The syllabi and other materials
for the courses (including lecture notes) that I have developed and taught at
Iowa State University during 1990-2000
are available on the the World-wide Web at http://www.cs.iastate.edu/honavar/courses.html.
Student Mentoring Statement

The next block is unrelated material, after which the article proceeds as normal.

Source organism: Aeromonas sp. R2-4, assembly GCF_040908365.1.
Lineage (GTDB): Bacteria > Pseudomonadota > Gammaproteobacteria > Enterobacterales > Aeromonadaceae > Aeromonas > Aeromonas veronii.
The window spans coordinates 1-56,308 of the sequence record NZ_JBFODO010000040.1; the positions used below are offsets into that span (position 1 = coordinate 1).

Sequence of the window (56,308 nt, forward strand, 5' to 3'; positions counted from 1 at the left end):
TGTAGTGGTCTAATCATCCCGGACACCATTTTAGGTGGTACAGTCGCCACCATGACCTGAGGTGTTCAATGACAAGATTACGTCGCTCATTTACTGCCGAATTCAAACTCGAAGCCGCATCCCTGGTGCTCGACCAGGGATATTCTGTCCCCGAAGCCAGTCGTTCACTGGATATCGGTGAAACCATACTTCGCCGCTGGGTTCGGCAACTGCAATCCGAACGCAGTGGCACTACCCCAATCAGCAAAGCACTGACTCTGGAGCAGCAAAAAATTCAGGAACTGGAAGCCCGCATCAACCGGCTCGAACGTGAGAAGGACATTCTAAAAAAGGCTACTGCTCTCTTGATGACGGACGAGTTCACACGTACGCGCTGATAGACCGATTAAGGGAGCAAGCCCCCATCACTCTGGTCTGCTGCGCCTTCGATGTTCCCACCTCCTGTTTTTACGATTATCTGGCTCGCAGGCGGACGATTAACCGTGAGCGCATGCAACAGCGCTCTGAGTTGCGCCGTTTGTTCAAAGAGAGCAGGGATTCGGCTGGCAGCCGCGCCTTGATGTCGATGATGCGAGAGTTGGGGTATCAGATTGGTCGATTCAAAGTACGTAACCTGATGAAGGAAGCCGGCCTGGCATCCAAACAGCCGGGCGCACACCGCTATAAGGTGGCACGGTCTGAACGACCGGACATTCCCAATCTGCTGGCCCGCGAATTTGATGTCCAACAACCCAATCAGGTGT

I am primarily interested in exceptional Ph.D. students with diverse backgrounds (ranging from very theoretical to very experimental) whose research interests match the research foci of my lab. Occasionally, I accept highly qualified M.S. students and undergraduates interested in research. Students in my group benefit from strong mentoring and close interaction on a daily basis within a collaborative research environment designed to prepare each student for a productive and rewarding research career. Research-based training in our graduate programs in general, and my research group in particular, emphasizes: identification of fundamental research problems; development of creative and innovative solutions; and dissemination of research results to the community through publications in top journals and conferences. In addition to providing a strong technical skills in the relevant research area(s), my group also fosters the development of strong writing and presentation skills.